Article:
If you’ve got one of those sickly nativity scenes nestling by your fireplace then you might want to pop the pieces back into the box before unleashing Blasphemer’s satanic-fuelled blackened death onslaught.
The album opener ‘Let Him Be Crucified’ alone is enough to send baby Jesus flying into next week as the incendiary Italians refuse to stand on ceremony… even at Christmas! In truth this album is a few weeks away from its general release but the festive season still seems a deliciously ironic time to review their forthcoming third album.
Their 2008 full length debut On the Inexistence of God saw Blasphemer make waves on the European underground, but they then drifted into the shadows once sophomore album Ritual Theophagy was released in 2016. When they re-emerged a year or so later it was with a number of new faces in tow – along with a new band logo – and a shift towards a more death metal foundation, albeit while retaining the blackened sentiments prevalent in their name.
The Italian renaissance was endorsed when they hooked up with equally demonic cohorts Neoceasar on a split release, Blasphemer contributing the song, ‘Jesus is Stripped of his Garments’.
While that particular blasphemous blast is absent from the new album, we need not shed too many tears as there are plenty of less than heavenly highlights among the dozen numbers here to keep the horns reaching skywards, ‘Stabat Mater’ and ‘Lord of Lies’ among them.
‘Via Dolorosa’ opens with all the grandeur of a night at the Italian opera, stunning arcing riffs shooting this way and that, sharpened dangerously at the tips by dual guitarists Simone Brigo and Nicolò Brambilla.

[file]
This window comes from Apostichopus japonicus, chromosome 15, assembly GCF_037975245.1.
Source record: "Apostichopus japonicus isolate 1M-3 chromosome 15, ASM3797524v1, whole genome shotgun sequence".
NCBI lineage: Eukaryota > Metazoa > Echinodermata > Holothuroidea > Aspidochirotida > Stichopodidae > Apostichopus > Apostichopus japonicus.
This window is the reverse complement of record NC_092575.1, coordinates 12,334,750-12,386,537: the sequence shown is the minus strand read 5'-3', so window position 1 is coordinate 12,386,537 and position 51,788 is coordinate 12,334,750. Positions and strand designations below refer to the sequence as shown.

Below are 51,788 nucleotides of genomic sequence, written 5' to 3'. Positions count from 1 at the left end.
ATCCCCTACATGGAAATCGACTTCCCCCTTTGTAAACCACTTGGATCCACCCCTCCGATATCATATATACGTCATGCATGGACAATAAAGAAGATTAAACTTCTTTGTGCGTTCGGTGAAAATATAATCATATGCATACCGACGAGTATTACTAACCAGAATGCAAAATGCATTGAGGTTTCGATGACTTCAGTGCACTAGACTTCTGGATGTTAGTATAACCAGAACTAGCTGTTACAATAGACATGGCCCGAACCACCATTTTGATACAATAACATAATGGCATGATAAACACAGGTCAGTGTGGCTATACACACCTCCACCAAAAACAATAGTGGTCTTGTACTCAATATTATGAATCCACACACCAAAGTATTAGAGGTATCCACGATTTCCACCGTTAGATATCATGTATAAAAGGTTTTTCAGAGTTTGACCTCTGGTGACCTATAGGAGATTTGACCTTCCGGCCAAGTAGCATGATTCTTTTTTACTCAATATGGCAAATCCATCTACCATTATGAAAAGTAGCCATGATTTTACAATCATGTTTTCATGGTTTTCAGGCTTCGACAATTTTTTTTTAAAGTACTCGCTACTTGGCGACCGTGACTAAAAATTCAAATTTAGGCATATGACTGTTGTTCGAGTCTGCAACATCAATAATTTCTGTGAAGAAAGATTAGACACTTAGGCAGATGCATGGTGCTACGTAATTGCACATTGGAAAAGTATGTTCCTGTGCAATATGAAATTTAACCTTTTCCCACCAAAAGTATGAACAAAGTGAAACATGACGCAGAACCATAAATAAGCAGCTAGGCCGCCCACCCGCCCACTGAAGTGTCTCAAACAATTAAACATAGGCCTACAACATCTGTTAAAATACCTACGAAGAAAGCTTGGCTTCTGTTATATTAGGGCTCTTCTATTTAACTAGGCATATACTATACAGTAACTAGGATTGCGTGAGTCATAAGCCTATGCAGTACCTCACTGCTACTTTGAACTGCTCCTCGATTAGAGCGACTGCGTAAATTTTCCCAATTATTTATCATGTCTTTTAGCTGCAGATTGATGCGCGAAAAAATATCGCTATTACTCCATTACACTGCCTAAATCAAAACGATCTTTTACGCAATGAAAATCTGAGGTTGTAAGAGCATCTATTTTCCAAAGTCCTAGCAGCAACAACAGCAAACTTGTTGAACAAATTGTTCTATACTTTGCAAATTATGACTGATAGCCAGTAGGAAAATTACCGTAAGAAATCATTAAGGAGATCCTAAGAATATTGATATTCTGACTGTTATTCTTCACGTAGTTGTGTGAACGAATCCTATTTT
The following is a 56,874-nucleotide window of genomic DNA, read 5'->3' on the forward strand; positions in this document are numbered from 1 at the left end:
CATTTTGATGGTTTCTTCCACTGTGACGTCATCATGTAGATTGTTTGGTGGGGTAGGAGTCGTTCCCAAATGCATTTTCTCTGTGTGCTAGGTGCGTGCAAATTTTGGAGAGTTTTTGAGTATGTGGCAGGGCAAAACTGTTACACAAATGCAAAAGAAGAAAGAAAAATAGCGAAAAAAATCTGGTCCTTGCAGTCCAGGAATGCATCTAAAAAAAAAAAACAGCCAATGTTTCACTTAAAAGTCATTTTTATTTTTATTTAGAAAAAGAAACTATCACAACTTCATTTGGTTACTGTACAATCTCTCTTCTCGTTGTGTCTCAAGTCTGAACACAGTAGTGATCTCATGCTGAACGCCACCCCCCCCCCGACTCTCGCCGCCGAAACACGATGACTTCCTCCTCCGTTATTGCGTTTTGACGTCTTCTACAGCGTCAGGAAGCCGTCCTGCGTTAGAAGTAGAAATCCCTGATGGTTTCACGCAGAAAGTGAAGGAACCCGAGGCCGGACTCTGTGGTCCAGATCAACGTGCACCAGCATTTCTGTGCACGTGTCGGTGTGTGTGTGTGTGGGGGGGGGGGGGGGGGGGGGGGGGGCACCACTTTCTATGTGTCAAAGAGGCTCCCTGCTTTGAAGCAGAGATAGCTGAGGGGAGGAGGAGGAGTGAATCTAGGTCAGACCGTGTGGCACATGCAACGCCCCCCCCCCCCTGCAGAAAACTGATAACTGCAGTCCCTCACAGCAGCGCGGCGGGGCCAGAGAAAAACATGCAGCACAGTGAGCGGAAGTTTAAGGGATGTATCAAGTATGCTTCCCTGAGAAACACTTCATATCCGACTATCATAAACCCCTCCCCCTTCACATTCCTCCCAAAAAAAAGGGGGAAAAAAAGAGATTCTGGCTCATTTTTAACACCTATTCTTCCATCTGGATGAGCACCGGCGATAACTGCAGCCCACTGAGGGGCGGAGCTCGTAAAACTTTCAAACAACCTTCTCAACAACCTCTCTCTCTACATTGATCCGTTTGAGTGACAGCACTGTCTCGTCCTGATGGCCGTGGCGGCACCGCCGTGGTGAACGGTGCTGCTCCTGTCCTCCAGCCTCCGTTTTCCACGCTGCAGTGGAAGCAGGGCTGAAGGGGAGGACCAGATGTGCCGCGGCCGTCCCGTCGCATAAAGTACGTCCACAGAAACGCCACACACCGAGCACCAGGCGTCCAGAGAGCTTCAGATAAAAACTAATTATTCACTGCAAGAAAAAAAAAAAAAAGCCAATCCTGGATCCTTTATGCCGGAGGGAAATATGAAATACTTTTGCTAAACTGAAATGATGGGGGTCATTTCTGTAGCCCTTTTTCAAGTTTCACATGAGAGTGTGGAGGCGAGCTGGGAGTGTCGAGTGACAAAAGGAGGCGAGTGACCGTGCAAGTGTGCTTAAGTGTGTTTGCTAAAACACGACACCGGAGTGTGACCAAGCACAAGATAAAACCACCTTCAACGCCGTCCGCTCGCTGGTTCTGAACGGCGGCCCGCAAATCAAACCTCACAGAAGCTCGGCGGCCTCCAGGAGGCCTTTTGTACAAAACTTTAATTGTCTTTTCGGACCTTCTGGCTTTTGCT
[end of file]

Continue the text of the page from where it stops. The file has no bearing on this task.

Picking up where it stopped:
New frontman Clod ‘The Ripper’ De Rosa sound likes a grizzly with a score to settle, not one to be crossed, not that crosses are ever likely to be sharing room space with Blasphemer, unless they’re flipped on the heads of course. The Clod-father incidentally played bass on Blasphemer’s debut album.
When not executing his demonic vocal barks he also works as a tattoo artist. Like all the best tattooists he wears his art literally on his sleeve but like Blasphemer’s music he takes things to the extreme with a pentacle covering his shaven head.
The album’s title track has a colossal chug running through it like the pillars of the Pantheon while the mood is one of intensity as the necro is smeared with uncompromising brutality. But as fuelled by hate as this album is, there’s melody within the maelstrom, even if you may have to search a little to detect it.
The Sixth Hour is the band’s first full length to be handled by Candlelight Records – the first two albums were via Comatose – and if they can get these boys on the road with some promo dates in the New Year further progress should be forthcoming. UK audiences will get their chance to sample the new-look Blasphemer on Saturday May 9 when the Italians join the likes of Bloodbath, Dark Funeral and Mgla at Incineration Fest in London.
Review by Paul Castles
Released via Candlelight Records on 24 January 2020
- Let Him Be Crucified
- Hail King Of The Jews!
- The Stumbling Block
- Stabat Mater
- Blessed Are The Wombs That Neve
- Lord Of Lies
- Via Dolorosa
- The Robe Of Mockery
- The Sixth Hour
- The Deposition
- De Profundis